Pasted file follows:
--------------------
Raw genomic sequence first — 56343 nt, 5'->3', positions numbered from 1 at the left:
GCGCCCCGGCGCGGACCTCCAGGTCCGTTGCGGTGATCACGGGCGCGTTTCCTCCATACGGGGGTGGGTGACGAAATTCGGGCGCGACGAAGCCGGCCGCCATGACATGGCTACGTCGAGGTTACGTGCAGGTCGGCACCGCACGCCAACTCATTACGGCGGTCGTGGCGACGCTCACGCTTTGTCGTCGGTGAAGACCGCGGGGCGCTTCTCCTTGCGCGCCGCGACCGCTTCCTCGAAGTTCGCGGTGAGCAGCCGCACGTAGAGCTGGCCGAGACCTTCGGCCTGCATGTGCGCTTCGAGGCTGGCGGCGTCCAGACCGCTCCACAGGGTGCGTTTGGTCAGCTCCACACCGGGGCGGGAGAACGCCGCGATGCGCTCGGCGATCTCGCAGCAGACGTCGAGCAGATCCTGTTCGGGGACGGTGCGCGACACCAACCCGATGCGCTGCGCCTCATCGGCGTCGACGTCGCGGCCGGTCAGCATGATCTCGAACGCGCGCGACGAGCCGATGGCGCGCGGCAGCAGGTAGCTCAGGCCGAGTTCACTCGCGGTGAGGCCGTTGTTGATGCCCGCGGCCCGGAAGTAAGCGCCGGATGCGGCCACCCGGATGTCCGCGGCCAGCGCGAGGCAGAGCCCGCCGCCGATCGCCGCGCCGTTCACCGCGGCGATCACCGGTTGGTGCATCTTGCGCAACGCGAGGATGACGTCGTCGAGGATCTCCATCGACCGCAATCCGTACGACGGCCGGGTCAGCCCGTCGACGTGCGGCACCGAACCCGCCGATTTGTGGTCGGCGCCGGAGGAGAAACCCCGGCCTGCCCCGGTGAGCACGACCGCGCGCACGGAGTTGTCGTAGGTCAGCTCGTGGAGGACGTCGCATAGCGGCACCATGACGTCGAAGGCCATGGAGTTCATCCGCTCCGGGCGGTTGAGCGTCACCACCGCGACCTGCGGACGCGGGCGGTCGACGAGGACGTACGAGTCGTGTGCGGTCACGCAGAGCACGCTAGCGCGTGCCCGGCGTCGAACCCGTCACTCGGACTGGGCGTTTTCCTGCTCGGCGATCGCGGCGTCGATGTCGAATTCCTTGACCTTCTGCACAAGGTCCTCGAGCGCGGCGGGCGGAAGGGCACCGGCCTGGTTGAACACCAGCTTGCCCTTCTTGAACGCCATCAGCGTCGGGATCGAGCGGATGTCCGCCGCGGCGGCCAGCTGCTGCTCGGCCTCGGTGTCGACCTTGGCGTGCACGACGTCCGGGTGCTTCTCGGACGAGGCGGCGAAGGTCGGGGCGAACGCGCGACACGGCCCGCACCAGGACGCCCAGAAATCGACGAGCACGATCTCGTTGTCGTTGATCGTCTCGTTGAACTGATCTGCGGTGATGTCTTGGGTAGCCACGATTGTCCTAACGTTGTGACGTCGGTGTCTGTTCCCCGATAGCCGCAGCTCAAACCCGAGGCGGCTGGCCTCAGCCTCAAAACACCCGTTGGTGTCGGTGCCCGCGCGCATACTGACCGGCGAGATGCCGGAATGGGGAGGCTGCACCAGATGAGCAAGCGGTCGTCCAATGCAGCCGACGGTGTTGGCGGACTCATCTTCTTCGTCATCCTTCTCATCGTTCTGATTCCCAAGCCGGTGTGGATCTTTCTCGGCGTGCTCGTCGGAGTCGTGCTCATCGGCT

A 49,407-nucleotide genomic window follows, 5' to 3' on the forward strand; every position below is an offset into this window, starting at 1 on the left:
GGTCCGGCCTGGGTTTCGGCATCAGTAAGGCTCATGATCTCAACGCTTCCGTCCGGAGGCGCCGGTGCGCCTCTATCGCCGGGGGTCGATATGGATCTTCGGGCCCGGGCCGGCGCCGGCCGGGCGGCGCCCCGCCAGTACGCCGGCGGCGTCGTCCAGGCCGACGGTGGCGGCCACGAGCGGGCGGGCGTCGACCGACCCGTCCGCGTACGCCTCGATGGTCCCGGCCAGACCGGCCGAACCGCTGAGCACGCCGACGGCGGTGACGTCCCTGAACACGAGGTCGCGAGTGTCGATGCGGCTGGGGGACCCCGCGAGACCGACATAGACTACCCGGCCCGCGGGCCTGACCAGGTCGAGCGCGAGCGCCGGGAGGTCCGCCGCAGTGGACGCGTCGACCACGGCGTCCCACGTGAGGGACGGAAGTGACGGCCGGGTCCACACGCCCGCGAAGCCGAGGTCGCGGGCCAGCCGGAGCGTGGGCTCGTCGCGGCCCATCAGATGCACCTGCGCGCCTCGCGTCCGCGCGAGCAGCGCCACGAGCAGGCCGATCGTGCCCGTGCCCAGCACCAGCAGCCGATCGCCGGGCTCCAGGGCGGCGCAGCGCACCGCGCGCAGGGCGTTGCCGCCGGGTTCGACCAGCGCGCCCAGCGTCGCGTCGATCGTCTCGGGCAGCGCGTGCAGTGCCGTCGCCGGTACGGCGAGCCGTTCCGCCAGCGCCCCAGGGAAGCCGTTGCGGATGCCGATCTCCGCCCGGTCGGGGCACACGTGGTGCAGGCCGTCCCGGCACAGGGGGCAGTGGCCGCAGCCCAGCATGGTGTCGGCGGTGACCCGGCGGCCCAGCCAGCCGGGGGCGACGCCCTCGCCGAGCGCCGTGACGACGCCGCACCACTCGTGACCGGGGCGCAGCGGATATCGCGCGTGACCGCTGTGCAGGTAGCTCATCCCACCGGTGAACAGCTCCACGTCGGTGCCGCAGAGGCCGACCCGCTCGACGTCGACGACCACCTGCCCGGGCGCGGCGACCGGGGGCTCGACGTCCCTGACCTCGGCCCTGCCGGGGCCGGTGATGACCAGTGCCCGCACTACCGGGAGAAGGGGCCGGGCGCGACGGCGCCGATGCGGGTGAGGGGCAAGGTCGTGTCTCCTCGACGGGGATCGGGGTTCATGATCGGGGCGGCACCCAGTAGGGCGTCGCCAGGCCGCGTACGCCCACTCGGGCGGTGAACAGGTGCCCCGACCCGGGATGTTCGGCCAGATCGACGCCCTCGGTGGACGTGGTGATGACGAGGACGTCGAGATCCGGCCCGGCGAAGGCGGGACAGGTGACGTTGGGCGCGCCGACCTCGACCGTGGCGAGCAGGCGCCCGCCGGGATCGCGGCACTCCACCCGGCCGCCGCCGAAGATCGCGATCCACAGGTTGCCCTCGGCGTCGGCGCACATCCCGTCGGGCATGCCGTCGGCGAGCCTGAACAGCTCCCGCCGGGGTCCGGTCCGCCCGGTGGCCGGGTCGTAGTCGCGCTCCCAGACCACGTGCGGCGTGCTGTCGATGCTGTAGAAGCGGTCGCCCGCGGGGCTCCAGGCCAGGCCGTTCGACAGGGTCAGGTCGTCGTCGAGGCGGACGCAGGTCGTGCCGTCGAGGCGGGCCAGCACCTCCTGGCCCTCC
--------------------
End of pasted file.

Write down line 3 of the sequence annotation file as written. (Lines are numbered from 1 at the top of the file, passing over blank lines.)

A 49,407-nucleotide genomic window follows, 5' to 3' on the forward strand; every position below is an offset into this window, starting at 1 on the left: